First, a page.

TGIF! It was busy news week that saw a number of cultural institutions announce they are dropping architect David Adjaye following allegations of sexual assault and six over-the-top concept designs for the renovation of Dallas Museum of Art. To finish off the wild week, AN editors have rounded up a few more stories you just can’t make up, including the up-in-the-air future of Time Square’s Margaritaville Resort, a Long Island architect arrested for a series of murders, and new loos in Philly.
Paris has had enough of SUVs
The Council of Paris unanimously approved a plan to levy higher parking fees on SUV owners as the French capital continues to pursue a pedestrian—and decarbonization—focused planning approach under the mayorship of Anne Hidalgo. While the legislation has not been finalized yet, the “the size, weight of the vehicle and its motor” may be taken into account in determining costs. The changes are expected to be implemented January 1, 2024.
The council claims that SUV-use in the city has increased 60 percent in the past four years, and SUVs represent 15 percent of private vehicles parked in Paris. The plans come as Paris has made significant improvements for cyclists and pedestrians over the past few years, with car trips declining after the city vastly expanded bike lanes and made cyclist-travel safer. This of course also means a reduction in emissions, which is all-the-more pressing on the minds of many Parisians as France was swept with deadly heat waves last year. The city is also expanding its metro system across the metropolitan region, components of which have been pushed to finish before the 2024 Summer Olympics come to the city.
H/t to The Guardian
Times Square may be Margaritaville-less soon
The Times Square Margaritaville’s future is in jeopardy as Soho Properties CEO Sharif El-Gamal moved to place his equity interest in bankruptcy on July 9 ahead of the property’s impending foreclosure the following day. El-Gamal is seeking to refinance $309 million of debt on the 234-room Midtown hotel by “negotiating payoffs” with lenders, though there is no obligation for lenders to honor this request.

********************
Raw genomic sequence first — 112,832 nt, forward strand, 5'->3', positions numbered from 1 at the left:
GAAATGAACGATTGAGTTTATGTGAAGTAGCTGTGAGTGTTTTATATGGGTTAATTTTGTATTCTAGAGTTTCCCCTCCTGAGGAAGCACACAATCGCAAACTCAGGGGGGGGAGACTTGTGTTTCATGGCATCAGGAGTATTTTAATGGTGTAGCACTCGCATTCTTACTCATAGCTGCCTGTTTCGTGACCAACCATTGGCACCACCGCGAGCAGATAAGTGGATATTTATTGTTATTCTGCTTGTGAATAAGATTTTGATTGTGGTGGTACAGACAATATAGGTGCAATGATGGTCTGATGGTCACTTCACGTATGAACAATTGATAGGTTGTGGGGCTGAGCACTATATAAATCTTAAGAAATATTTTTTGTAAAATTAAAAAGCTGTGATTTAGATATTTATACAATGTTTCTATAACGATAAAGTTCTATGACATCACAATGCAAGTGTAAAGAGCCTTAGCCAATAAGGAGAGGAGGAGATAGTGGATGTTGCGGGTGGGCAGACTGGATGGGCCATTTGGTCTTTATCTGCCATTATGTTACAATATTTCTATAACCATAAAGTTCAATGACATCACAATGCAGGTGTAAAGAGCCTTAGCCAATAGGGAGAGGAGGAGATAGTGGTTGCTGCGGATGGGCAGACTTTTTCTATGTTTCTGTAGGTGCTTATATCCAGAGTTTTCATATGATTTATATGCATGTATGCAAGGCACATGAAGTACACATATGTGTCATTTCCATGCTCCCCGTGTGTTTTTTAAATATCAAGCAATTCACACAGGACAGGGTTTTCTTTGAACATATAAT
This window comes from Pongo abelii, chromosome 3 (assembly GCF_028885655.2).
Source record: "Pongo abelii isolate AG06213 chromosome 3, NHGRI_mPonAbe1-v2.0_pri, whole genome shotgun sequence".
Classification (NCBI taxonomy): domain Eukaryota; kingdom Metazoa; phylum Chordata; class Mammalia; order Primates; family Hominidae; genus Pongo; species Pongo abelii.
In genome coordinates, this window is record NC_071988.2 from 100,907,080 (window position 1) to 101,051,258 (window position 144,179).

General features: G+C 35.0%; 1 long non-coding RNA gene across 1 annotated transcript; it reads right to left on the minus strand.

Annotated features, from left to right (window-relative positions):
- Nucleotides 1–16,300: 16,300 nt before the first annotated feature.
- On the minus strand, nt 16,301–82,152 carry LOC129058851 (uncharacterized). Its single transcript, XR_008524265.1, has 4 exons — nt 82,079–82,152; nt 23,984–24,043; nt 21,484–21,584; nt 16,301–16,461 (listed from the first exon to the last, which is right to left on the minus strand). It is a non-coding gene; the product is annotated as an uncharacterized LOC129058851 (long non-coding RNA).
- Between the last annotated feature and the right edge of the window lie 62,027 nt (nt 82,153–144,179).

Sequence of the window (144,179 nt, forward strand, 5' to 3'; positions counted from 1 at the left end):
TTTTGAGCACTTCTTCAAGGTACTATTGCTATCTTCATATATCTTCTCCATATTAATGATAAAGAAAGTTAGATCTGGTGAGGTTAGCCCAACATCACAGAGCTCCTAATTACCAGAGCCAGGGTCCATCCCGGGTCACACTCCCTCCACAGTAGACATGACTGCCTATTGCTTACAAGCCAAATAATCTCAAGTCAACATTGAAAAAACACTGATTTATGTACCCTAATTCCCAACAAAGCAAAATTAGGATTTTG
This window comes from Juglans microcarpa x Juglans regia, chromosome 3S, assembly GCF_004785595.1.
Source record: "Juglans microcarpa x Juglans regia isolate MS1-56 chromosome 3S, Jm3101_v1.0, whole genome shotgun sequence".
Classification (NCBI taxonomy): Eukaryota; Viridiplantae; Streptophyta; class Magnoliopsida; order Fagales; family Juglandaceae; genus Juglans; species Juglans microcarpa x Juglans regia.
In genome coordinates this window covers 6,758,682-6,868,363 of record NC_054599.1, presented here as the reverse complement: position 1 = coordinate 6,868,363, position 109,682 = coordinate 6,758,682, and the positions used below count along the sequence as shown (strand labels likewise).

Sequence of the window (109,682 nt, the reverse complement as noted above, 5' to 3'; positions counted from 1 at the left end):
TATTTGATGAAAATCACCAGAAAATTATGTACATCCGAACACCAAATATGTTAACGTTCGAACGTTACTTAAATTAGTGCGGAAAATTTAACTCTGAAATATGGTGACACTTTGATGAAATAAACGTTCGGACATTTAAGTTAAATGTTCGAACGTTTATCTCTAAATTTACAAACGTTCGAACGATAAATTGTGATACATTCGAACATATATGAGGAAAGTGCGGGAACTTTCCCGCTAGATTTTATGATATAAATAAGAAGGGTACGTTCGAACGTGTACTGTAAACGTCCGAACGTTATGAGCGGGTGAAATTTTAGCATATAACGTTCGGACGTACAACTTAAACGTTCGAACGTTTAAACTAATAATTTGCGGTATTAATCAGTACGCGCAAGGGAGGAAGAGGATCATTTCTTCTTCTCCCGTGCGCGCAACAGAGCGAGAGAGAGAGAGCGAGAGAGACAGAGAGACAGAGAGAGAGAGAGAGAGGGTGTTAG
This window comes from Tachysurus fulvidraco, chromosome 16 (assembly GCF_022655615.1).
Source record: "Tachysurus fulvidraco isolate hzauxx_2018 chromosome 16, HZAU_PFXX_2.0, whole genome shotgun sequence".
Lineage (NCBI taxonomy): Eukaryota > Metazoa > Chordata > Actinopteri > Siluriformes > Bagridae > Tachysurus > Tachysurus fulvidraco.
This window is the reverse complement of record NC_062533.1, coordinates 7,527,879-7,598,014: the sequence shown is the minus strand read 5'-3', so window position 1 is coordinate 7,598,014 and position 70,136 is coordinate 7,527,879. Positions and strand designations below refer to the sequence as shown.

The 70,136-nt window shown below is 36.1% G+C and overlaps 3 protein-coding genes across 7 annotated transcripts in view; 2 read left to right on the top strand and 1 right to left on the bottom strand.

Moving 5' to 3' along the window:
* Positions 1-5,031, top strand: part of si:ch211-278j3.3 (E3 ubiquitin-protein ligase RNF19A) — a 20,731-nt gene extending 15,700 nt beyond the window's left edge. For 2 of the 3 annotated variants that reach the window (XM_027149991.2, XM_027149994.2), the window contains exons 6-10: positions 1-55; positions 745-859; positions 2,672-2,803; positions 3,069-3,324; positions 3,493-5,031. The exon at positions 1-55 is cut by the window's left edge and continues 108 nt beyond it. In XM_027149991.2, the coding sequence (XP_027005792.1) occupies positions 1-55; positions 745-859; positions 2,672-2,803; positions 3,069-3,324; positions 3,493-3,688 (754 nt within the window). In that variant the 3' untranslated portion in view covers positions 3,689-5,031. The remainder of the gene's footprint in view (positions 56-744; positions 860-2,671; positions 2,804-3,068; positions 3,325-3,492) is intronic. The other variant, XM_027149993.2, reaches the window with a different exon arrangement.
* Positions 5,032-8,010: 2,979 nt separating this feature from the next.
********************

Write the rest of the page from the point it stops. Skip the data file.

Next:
Arden Group, a commercial real estate fund manager and operator, sought to foreclose on El-Gamal’s equity interest, which would go to auction. El-Gamal had previously requested a Manhattan Supreme Court judge to halt the auction, which was denied. This makes the bankruptcy attempt another effort to delay the otherwise-impending foreclosure.
The hotel and accompanying bars and outdoor pool, which opened in 2021, cost $370 million to build. It was appraised between $226 million and $350 million in May, though uncertainty around the property’s stability and future could lower future valuations. Regardless, the site is in a prime commercial location—but the novelty of the Midtown Margaritaville would be a major loss for Jimmy Buffet lovers.
H/t to The Real Deal
Philadelphia is phlushing away its lack of public bathrooms
Philadelphia has opened its second public toilet under a new name, the Phlush. The long-complained about lack of public toilets in almost every American city is something that the city’s Department of Health and Human Services (HHS) has sought to address through a pilot program. The pilot includes the Center City location that opened this week, and a North Philadelphia location that opened without much publicity last month. The toilets contain a baby-changing station, menstrual products, a needle disposal bin, Naloxone (NARCAN), and on the exterior, hand-washing and hand-sanitizing stations.
The Philadelphia Inquirer paid a trip to the Center City location on its opening day. They found that most users celebrated the JFK Boulevard addition, and would welcome more across the city. Following some clogging issues about an hour after opening, the city said that they had fixed the issue within 30 minutes, and that there are three workers assigned to clean the bathrooms at two-hour intervals. The bathrooms are open 8 a.m. to 10 p.m. Monday to Friday and 8 a.m. to 11 p.m. on weekends, and service requests can be placed via 311 (with signage for this posted on the bathroom). In other news about public agencies making everyday experiences ever-so-slightly dignifying, the Metropolitan Transportation Authority (MTA) has begun reopening renovated bathrooms in subway stations.
An architect has been arrested as a suspected serial killer
Rex Heuermann, architect and founder of RH Consultants and Associates, was arrested last night in connection with the Gilgo Beach Murders—so called for the ten bodies that were dug up on Gilgo Beach and long thought to be perpetrated by a serial killer. The New York Post has reported that Heuermann is only tied to four of the ten victims, known as the “Gilgo Four,” whose bodies were discovered together in 2010.
Woke up this morning to learn that the Gilgo Beach serial killer suspect was my high school classmate Rex Heuermann.
Berner High School
Massapequa, New York
Class of 1981
Married, two kids, architect.
“Average guy… quiet, family man.”
Mind-boggling… Massapequa is in shock.… pic.twitter.com/Tms0IWVazN
— Billy Baldwin (@BillyBaldwin) July 14, 2023
RH has previously completed work on Target, Foot Locker, Burlington Coat Factory, Savoir Beds, and Cipriani locations in New York City, in addition to residential work. They also offer consulting work on New York City–specific matters including zoning, building code, and Landmark Preservation Commission matters.
H/t to The New York Post